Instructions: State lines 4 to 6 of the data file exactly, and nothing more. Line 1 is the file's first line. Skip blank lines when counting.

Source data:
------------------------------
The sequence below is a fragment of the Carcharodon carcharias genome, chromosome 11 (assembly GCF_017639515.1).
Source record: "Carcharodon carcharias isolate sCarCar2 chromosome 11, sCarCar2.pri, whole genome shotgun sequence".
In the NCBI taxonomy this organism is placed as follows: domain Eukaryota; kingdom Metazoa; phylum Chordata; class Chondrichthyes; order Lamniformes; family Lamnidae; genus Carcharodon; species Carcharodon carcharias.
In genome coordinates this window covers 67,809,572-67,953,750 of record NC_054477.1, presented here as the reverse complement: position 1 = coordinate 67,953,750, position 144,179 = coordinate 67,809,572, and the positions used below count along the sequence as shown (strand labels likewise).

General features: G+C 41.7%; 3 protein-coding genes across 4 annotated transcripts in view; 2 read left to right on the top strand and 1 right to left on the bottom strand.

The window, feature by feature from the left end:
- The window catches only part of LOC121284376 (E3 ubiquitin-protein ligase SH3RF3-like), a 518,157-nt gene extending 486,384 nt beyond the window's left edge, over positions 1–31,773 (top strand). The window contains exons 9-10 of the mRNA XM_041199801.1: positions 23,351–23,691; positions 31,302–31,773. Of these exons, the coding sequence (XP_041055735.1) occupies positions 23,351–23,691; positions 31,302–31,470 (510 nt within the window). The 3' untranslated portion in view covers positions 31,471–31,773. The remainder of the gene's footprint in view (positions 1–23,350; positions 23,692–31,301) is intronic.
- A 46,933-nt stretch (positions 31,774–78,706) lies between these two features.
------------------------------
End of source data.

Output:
In genome coordinates this window covers 67,809,572-67,953,750 of record NC_054477.1, presented here as the reverse complement: position 1 = coordinate 67,953,750, position 144,179 = coordinate 67,809,572, and the positions used below count along the sequence as shown (strand labels likewise).

General features: G+C 41.7%; 3 protein-coding genes across 4 annotated transcripts in view; 2 read left to right on the top strand and 1 right to left on the bottom strand.

The window, feature by feature from the left end: